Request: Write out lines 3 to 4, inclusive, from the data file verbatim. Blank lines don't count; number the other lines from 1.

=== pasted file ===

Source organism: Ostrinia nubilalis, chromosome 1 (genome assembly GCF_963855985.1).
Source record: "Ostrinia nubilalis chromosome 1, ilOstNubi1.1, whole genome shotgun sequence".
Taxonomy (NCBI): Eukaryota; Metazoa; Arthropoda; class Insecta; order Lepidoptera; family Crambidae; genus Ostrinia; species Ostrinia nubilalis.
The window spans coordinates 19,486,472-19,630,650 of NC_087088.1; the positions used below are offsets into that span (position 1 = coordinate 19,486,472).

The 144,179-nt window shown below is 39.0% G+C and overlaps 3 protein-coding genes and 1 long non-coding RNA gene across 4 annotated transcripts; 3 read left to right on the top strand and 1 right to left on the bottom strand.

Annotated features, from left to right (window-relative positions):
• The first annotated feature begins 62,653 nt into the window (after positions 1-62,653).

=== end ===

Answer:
Taxonomy (NCBI): Eukaryota; Metazoa; Arthropoda; class Insecta; order Lepidoptera; family Crambidae; genus Ostrinia; species Ostrinia nubilalis.
The window spans coordinates 19,486,472-19,630,650 of NC_087088.1; the positions used below are offsets into that span (position 1 = coordinate 19,486,472).